Waking up with the Kings: March 13 - LA Kings Insider

After the Vancouver Canucks had lost 1-0 in Arizona on Sunday, Jacob Markstrom shared some pointed words for a team that had lost its third straight and was unable to generate much punch to make up for a bevy of injuries affecting key players. “It’s not like the season is over and let’s meet up in September. That’s not how it’s going to be. I can promise you we’re not going to have the same guys here in September. You’ve got to earn your spots and it starts right now,” he said in what could be construed as an effort to rally the emotional level and conjure an attack with more pride when the team reconvened the following night at Staples Center. It wasn’t completely different from Los Angeles’ previous opponent. St. Louis skidded into Downtown Los Angeles having won once in their previous 10 games; they summoned the necessary battle and juju and won back-to-back games by an aggregate 11-4 count to keep their playoff hopes alive. Though both teams have been beset by injury, the Canucks, who have been sneakily good with their full assortment of players, didn’t have the same personnel as the Blues. They kept the game even through nearly 22 minutes on the back of a strong game in net by Anders Nilsson but simply ran into a focused, swiftly-paced and ready-to-battle Kings team that had clearly learned a lesson from Saturday’s shellacking.

Adam Pantozzi/NHLI

Los Angeles did so many things on Monday that they didn’t do on Saturday. They played a smart, controlled, composed, structured game in which they were relentless in winning back pucks and exchanging them up-ice with the go-go-go urgency that has been accentuated from last year to this. There was good speed and pace to their attack. They played fast. It was interesting that one of the conversations on Monday morning with John Stevens was about puck retrieval and the best chances in hockey coming off turnovers. Anze Kopitar’s goal, off a slick passing sequence from Drew Doughty and representative of the lightning-quick counterattacking similar to the origin of many of Vegas’ rush chances, originated with a terrific defensive play in which Alec Martinez dove, slowing down a Canucks’ rush long enough to allow Alex Iafallo to covertly lift a stick on the backcheck, steal the puck and head in the other direction to spark the ultimately successful scoring opportunity.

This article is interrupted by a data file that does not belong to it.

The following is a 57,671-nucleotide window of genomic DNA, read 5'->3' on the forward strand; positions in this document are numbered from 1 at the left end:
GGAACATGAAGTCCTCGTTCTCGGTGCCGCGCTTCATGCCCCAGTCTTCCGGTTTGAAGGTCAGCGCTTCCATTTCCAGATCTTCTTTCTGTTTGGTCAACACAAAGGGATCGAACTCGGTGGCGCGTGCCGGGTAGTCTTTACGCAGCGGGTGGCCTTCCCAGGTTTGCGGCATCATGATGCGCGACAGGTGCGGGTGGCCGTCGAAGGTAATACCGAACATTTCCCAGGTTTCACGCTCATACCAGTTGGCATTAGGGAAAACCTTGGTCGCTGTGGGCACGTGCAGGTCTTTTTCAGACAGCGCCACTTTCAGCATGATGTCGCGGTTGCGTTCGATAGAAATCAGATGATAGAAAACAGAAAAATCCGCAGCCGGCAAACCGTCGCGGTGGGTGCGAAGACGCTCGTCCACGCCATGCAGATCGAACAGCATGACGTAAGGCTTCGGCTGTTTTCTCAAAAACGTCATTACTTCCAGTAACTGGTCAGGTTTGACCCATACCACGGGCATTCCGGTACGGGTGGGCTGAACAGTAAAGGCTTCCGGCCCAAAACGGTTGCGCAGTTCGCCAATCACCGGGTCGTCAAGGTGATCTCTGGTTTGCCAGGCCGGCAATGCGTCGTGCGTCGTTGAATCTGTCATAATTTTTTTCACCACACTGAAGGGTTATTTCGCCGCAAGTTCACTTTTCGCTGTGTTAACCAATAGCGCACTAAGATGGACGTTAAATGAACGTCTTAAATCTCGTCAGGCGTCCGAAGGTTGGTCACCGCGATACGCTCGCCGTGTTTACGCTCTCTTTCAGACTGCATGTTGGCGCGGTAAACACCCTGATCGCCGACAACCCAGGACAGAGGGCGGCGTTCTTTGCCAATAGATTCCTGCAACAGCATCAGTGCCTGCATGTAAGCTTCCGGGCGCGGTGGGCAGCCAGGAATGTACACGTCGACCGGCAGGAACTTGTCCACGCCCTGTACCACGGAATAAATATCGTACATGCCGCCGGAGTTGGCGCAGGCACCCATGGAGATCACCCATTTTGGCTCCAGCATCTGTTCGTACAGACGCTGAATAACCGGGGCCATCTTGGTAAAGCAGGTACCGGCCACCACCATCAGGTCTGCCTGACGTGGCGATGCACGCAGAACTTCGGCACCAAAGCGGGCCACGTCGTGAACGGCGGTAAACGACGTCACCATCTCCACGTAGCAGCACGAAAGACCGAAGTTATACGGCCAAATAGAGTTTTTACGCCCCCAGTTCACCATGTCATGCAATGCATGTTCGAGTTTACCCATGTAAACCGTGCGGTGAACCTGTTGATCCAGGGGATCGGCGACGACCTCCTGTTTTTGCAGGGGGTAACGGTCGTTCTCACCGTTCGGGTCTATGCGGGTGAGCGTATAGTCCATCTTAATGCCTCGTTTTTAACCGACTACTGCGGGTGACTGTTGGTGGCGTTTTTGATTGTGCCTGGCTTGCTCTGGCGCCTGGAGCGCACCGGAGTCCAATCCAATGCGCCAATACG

Adam Pantozzi/NHLI

All lines skated with good energy and purpose throughout the win, but if there was one group to separate from the pack of offensive groups, it was the Kempe line. Reprising the energy and offensive zone play that had become associated with the group over the first half of the season, the Pearson-Kempe-Toffoli combination played disproportionately in the attacking end and was effective on the forecheck, setting up the first goal when Adrian Kempe won a puck battle, allowing Jake Muzzin to streamline a pass up-ice to a streaking Tyler Toffoli, and on the third goal, when Tanner Pearson’s pressure forced a Vancouver turnover in which Toffoli blocked the outlet before finding Kempe, whose pass to Pearson resulted in the left-winger outwaiting Nilsson and snapping the puck upstairs, a la NHL ‘95, as noted by Wyatt Arndt in I Watched This Game. (More on the end to a bleak season in Canucksdom can be found in last night’s Provies, courtesy of Jason Botchford.) As has often been said in following these types of complete performances, it’s not easy to single out one group. The Kings had the right mindset and won an important two points because their well-paced and heavier team game thrived.